Hi Carole

    I actually prefer being self-employed than working in a corporate environment.

    I don’t miss the water-cooler chats or the dreaded office parties. It’s because unless you are the boss, you cannot chose who you work with. I am not saying I didn’t like all the people who I used to work with, far from it, but 40 hours a week in close proximity to the same people was something I couldn’t go back to. I actually found it quite stressful.

    Being self-employed gives you the choice and the freedom to choose who you want to network and partner with. I think your tips and ideas are brilliant…I will be putting these into practice myself.

    Also, you can take the best bits of relationships and expertise from a number of people with different backgrounds and fields. You do have to be proactive in getting out there and not staying in your own little bubble when self-employed.

    Thanks for the great ideas!

    1. Carole Bozkurt says

      Thank you Sarah for your comment. It really is uplifting when people respond with their thoughts and can further enhance the viewpoints in the article. I have a few more articles coming out over the next few months so do hope you will keep reading and let me know your views – it’s great to get feeback.

      Many thanks Sarah and have a great week. Carole

  3. Chris says

    It was a weird feeling reading your introductory remarks because they have been true in my own business life. I am self employed and in a field that is becoming smaller and smaller. So loneliness has at times crept in. Trying to find people in my field of business locally is very difficult and oftentimes they are the competition.

    Because the economy has slowed considerably here in the United States, I have had to make my business part-time and I have also gone back to work for a large company part-time. But what’s nice is now I have the best of both worlds. I am still independent but at the same time I am around others socially and for support (even though the working fields are not related). It has made a difference, but I wasn’t really aware of it until reading your article.

    You have given some great tips to try and I may incorporate the Social Networking idea and see if I can find others around the country who do the same work as I do. This may open a few doors that I had not counted on before since they won’t be my local competition.

    1. Carole Bozkurt says

      Hi Chris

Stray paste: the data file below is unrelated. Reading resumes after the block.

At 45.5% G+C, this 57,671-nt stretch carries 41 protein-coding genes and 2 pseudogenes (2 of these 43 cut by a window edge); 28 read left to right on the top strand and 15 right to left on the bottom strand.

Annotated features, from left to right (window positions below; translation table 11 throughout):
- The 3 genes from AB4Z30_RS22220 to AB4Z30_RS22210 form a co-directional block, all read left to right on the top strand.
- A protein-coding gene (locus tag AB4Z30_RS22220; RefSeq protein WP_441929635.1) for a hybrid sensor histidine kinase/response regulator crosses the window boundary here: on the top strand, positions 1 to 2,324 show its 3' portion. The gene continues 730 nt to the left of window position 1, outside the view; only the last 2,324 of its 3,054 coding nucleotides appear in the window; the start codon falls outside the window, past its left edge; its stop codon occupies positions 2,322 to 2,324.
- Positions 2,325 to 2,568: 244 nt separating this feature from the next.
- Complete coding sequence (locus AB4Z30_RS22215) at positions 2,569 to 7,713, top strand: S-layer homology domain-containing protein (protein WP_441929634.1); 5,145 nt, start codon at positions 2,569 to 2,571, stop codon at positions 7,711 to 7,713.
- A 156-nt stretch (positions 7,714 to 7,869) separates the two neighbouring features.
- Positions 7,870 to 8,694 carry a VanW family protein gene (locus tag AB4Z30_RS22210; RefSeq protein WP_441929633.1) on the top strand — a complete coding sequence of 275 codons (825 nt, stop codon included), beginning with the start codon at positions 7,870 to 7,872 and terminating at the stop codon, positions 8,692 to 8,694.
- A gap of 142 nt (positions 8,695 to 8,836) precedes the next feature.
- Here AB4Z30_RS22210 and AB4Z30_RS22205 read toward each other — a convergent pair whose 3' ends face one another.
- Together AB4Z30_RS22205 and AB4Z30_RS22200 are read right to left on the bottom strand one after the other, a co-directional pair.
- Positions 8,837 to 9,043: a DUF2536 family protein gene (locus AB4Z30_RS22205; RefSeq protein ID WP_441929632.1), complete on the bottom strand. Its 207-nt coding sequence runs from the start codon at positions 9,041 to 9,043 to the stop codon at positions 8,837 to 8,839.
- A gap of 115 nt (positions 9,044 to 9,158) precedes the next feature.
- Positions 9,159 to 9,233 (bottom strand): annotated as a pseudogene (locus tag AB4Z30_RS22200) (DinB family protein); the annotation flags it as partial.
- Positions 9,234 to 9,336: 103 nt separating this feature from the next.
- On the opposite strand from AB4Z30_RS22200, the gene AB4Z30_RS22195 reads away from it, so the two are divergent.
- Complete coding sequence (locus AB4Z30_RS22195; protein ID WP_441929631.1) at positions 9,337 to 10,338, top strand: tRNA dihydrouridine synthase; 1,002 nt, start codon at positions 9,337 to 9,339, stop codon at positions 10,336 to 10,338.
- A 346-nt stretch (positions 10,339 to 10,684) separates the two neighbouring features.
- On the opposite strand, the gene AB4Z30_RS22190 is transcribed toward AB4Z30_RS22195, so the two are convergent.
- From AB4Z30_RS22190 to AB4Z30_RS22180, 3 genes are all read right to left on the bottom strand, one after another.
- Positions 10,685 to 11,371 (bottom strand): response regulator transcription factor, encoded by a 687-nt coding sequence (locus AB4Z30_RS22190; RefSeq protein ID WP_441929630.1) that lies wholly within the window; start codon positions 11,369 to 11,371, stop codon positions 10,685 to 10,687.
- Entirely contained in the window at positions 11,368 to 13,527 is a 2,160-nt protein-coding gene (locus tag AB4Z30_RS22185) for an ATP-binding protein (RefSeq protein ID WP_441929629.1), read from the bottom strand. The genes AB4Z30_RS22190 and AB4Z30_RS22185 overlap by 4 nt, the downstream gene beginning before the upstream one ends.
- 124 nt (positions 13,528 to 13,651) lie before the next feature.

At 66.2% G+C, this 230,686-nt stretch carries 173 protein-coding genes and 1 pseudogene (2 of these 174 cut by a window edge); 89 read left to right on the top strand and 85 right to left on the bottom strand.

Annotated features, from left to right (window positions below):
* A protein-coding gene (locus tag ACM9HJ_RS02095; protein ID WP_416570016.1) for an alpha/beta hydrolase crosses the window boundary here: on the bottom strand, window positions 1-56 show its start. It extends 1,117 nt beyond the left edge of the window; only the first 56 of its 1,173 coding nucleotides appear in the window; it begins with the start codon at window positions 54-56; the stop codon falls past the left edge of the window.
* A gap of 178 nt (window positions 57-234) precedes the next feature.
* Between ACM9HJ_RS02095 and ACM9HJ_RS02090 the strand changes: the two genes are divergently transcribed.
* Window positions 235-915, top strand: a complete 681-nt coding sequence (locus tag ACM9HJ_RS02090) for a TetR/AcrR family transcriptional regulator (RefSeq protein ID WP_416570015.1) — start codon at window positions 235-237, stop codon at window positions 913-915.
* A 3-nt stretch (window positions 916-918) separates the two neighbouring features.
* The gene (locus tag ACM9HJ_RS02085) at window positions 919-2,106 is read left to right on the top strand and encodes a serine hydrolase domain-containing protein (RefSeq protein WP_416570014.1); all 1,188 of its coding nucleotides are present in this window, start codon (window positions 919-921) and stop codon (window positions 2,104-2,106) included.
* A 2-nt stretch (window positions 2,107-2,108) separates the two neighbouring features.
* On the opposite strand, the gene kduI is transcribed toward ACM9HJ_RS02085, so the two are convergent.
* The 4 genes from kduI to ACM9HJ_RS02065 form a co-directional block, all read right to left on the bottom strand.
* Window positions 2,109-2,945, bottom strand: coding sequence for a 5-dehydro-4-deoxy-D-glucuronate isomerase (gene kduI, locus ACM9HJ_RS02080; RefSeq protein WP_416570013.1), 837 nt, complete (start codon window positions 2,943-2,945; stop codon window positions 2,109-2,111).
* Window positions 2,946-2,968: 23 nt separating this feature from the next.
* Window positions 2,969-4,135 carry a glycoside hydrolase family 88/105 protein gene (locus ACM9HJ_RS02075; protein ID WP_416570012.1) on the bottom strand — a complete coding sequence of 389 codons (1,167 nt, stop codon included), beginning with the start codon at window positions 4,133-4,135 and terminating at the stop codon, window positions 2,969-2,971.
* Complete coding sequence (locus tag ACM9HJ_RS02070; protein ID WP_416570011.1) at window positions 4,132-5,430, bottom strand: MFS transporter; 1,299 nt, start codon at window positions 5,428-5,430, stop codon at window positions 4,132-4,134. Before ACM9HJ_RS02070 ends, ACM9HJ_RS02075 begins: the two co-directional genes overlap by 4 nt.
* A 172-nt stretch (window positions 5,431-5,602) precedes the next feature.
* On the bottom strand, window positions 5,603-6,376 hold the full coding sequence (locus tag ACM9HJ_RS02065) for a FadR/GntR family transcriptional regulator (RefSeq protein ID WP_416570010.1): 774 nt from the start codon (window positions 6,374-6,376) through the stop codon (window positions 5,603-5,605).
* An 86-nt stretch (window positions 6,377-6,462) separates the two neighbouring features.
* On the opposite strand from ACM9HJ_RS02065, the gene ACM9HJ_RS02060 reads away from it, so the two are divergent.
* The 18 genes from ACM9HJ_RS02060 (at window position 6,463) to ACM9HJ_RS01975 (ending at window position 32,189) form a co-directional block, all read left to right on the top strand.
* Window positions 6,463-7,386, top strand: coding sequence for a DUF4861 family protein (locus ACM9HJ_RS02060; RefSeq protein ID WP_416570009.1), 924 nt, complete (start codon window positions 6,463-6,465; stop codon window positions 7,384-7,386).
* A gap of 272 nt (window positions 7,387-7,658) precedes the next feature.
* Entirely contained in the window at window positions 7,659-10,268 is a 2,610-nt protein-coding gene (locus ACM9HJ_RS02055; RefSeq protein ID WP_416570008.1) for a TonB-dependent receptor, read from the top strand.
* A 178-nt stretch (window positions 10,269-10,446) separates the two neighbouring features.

Thank you for taking the time to read my article and also share your insights. It can be difficult if your market is small as you have described. Would you consider connecting with your competitors, if you haven’t already done so, this might add a good support base, even though they are your competitors.

      Thank you again for reading my article. Carole

      1. Chris says

        I’ve tried that before but the problem is we all sub-contract for the same companies and it can get pretty cut throat. But I did at one point link up with another company that performed other work that I no longer did. They would refer me and I them. But I learned later from customers that I had referred, that they were overpriced and not very service oriented. So I broke off ties with them. But you have my wheels turning now and I may try some other ways to set up a support network. Thanks again. Chris

        1. Carole Bozkurt says

          Hi Chris

          Glad you wheels are turning – I would be really interested to hear how you get on.

          This might just help further with your thinking. I know several sole-entrepreneurs that have set-up their own support group. The group meet once a month to once every six weeks. Each person has a different business offering life coach, pr, designer, accountant, insurance etc and together they support each other. It’s about sharing ideas, concerns and challenges they are facing and undertake practical things like review a presentation so they individual has had an opportunity to practise before delivering to the client. They also promote each other’s services and I agree with your point that you have to know what that the quality of the work they produce as its your reputation on the line when you recommend someone, My observation is that once the group has bonded and created a trusting environment it’s a lot easier to get a better understanding on these things.

          Would you consider creating your own support group? That way you can invite the people to it who are like-minded and share the same values as you.

          Hope this give you food for thought. Many thanks and have a great weekend. Carole

  4. Carol Clifford says

    Thanks for sharing such a great article and on such a relevant topic.

    Yes it can be tough when you leave the corporate world and start out on your own, but I think you need to stay completely focused on exactly why you made the move and build on that at every available opportunity.

    The opportunities for meeting new people in the online business world is staggering and I believe, far more empowering than anything I’ve ever encountered in offline business. Finding this page and your article is a good example of that.

    So thank you again for the great ideas,

    Best wishes,

    1. Carole Bozkurt says

      Hi Carol

      Thank you for reading my article and sharing your views.

      I agree that staying focussed is important and engaging with people online is a great way to break the loneliness gap especially for people who live in remote places, work different hours than the 9-5 or have a shorter work day – it’s a ‘must’ and in some cases a lifeline. I would also add that having face-to-face interaction with people who are in a similar positions, sole-entrepreneurs, can be a very rewarding experience and beneficial to your business. If it is possible, I would urge business owners to engage in some type of face-to-face activity by creating something that works for them and their working environment.

      Many thanks Carole